Friday, December 30, 2011

Sturmey Archer Dynohub magnet upgrade: progress report

I designed a magnet adapter to hold 20 neodymium magnets in the same positions as the poles of the original Sturmey Archer GH6 Dynohub ring magnet.  The first adapter I made was for 0.125" block magnets.  This adapter worked better than I expected, more than doubling the power output available from the original magnet.  Well, it turns out that, after calibrating my current monitor, the upgraded magnets work even better than I first thought, nearly tripling the dynamo's power output.  In a short-circuit current reading on my multimeter, the upgraded hub saturates at around 1.0A!  Running two power LEDs in series, it gets to around 0.9A at about 45 km/h.  

Great.  However, this is actually probably more power than I need.  While white power LEDs can take well over 1A, the brightest red LEDs I want to use in tail lamps are rated at a maximum of 700 mA.  I think I need to tone it down a bit and try to get that saturation current below 0.7A.  The other incentive to do this is to reduce the drag. Spinning the wheel by hand in the testing jig doesn't give the impression there is much more resistance from the new magnets, but spinning the armature itself on the upgraded hub is much harder than with the original magnet.  So, I designed a new adapter that places 20 0.0625 (1/16)" magnets with the same spacing from the armature (about 0.04").  The sixteenth inch magnets are N40s instead of the N42 eighth inch magnets and they are a lot cheaper.  This time I got them from these fine folks, just north of Toronto.  As before, they are epoxied on with JB-Weld.

Dynohub magnet adapter with 1/16" Nd magnets in place

Here's how it fits over the armature
I fitted this into the Dynohub wheel on my motorized testing jig and measured the current at different speeds, logging the data with an Arduino:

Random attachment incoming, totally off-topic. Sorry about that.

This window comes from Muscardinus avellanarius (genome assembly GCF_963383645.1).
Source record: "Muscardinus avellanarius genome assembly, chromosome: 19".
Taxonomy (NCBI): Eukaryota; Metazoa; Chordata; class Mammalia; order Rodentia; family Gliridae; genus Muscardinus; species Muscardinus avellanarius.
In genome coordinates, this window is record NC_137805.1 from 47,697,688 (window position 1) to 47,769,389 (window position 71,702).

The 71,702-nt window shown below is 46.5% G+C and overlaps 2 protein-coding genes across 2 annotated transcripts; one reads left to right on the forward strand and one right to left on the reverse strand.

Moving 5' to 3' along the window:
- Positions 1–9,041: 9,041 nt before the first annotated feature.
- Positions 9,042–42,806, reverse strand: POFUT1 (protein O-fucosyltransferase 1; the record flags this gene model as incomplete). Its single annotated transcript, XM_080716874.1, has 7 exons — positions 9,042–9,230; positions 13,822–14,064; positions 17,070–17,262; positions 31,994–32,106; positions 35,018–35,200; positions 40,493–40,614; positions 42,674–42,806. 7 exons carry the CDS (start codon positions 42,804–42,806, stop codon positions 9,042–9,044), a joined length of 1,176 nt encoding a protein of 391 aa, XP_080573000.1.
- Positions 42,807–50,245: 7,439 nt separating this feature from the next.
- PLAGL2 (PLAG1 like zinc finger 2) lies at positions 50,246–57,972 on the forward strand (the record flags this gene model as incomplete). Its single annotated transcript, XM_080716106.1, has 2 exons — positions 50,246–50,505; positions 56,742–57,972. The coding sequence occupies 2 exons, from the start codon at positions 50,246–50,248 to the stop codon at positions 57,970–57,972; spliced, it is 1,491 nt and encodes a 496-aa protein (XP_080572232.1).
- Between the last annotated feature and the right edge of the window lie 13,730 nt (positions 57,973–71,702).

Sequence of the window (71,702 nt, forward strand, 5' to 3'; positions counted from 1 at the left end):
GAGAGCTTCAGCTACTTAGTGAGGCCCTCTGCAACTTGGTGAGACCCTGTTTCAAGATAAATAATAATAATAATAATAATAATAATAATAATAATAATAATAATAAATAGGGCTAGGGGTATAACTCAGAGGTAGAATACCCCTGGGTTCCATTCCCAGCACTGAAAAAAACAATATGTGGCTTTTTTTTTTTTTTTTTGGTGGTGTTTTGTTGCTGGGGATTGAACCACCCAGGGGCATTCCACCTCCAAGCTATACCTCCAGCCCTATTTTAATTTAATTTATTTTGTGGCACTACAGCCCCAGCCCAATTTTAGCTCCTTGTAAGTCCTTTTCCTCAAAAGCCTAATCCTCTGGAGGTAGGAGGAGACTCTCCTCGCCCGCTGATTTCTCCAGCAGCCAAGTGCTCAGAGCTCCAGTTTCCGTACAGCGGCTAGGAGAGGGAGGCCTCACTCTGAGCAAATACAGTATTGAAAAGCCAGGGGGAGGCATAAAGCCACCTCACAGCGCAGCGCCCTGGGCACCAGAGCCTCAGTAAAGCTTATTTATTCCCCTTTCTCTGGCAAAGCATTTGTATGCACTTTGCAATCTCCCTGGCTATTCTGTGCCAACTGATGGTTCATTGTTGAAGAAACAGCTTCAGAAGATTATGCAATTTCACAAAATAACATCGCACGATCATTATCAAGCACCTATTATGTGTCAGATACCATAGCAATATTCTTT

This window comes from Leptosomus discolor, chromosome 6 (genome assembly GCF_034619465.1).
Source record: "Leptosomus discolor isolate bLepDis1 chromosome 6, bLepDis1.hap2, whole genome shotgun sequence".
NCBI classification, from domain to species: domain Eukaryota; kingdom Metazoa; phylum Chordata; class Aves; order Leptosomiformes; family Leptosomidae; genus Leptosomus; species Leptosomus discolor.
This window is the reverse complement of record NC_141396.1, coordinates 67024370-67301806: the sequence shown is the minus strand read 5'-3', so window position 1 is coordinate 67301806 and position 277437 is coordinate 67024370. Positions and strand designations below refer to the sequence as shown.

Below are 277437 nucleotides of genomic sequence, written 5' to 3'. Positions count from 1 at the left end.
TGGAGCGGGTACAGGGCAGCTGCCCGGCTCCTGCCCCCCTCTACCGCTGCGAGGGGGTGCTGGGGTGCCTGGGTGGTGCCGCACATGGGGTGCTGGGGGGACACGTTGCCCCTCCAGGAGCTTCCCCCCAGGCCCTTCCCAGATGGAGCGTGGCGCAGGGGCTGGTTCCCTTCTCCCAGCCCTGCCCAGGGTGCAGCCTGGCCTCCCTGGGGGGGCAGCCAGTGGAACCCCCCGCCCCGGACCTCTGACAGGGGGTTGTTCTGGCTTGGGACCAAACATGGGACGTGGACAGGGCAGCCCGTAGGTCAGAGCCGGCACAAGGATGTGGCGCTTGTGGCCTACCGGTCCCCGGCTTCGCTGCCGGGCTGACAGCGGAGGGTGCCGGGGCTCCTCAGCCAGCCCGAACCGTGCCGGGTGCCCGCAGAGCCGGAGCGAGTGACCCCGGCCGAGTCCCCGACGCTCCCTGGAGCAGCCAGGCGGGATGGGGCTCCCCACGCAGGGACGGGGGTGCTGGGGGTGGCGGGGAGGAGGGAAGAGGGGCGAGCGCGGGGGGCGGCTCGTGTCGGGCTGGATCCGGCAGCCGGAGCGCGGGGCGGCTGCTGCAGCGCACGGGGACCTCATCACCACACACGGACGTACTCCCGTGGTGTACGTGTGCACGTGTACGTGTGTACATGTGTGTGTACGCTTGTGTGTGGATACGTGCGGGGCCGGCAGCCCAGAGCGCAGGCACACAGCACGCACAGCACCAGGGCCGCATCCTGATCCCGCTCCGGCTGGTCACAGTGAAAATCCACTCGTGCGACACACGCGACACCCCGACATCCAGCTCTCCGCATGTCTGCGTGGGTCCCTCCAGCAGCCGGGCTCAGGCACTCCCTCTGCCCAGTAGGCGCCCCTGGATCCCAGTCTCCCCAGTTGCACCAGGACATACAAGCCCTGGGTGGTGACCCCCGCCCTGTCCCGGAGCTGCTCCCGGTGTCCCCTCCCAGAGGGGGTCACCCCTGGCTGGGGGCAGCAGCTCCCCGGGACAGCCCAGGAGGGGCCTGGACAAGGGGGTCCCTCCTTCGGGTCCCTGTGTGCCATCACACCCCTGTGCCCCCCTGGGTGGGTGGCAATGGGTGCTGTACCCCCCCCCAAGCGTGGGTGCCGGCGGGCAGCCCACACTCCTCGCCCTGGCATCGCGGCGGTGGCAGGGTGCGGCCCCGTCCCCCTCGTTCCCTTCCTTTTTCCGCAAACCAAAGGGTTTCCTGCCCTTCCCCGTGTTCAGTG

Current versus speed of GH6 Dynohub

The 1/16" magnets seem to be just about right.  At 45 km/h the hub hits just over 700 mA, although it doesn't look like it's quite plateaued.   I might be wise to incorporate some back up current limiting circuitry to protect my red LED at very high speeds.  The resistance from the 1/16" magnets is about as much as you'd expect from a contemporary hub dynamo.  Based on these results, I think I'm going to stick with 1/16" magnets. They're cheaper, easier to install, offer less resistance and produce a peak current that is mostly suitable for the red LEDs I want to use.

The current design leaves the magnets a little exposed.  I doubt they'd ever come loose, even in the exceptional case of contact with the armature.  Still, I've designed a new version of the magnet holder that leaves them less exposed:

Proposed protective magnet holder

 It's more complicated than my current design, so will be more expensive.  The exterior machining is to reduce the weight, but it doubles the price. This should weigh about 190 grams.  Without the outside machining, it would weigh about 270 grams.  Not sure if the extra cost is worth the reduced weight...

I could also get it made out of aluminium, which would make it very light and a little less expensive.  The advantage of using steel is that the magnets stick to it and the attraction acts as a clamp while the epoxy sets.  An aluminium adapter would require that each magnet be individually clamped to prevent them from jumping out of their slots and sticking to one another.


Anonymous said...

There is a lot of great work here. I'm in a rush but I wanted to say great job with this. I'm a lab technician in a plant biotechnology lab and I'm very refreshed by the quality figures you have in here.

minisystem said...

My very first summer research job was in a plant biotechnology lab. I just wrapped up an 18 year career as a molecular cell biologist last October, which probably explains your observation about the figures. :)

Anonymous said...

You make it look so easy. I wondering if it's possible do same kind thing shimano hubor rewiring for more power and less voltages so switching power-supply and rectifier no longer need zener protection. That test jig is awesome, I use just chair and dremel-tool when testing high speed with dyno. Doing 50VAC is quite scary if bike gets loose